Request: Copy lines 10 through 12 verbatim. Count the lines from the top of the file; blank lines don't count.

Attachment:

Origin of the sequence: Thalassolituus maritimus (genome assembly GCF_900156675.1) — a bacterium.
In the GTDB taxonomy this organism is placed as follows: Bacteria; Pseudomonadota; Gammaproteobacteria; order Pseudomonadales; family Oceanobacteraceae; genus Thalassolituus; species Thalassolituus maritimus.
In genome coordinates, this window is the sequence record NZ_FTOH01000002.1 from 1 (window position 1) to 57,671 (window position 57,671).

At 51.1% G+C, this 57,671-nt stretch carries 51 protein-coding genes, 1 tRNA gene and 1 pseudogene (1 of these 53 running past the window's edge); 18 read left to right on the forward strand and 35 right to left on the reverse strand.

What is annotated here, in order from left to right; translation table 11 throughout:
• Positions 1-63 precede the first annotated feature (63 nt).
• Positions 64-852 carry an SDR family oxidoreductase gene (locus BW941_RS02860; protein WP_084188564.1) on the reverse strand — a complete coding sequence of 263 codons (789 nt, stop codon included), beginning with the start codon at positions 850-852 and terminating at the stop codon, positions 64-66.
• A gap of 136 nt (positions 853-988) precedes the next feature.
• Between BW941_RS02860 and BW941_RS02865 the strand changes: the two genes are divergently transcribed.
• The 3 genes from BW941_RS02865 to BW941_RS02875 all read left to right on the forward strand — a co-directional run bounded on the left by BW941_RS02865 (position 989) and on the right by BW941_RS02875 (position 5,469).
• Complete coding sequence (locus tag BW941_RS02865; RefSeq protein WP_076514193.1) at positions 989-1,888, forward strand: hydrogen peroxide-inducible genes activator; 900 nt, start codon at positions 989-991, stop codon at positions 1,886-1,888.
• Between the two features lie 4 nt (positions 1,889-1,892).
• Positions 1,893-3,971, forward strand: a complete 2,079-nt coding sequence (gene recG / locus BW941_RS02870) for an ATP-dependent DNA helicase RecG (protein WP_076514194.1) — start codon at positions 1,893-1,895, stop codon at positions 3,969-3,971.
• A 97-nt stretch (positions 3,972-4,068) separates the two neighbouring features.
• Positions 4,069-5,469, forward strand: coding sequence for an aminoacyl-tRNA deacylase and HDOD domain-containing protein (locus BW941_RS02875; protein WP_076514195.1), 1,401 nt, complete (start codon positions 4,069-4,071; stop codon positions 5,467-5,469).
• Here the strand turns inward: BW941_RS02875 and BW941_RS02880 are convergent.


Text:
• The 3 genes from BW941_RS02865 to BW941_RS02875 all read left to right on the forward strand — a co-directional run bounded on the left by BW941_RS02865 (position 989) and on the right by BW941_RS02875 (position 5,469).
• Complete coding sequence (locus tag BW941_RS02865; RefSeq protein WP_076514193.1) at positions 989-1,888, forward strand: hydrogen peroxide-inducible genes activator; 900 nt, start codon at positions 989-991, stop codon at positions 1,886-1,888.
• Between the two features lie 4 nt (positions 1,889-1,892).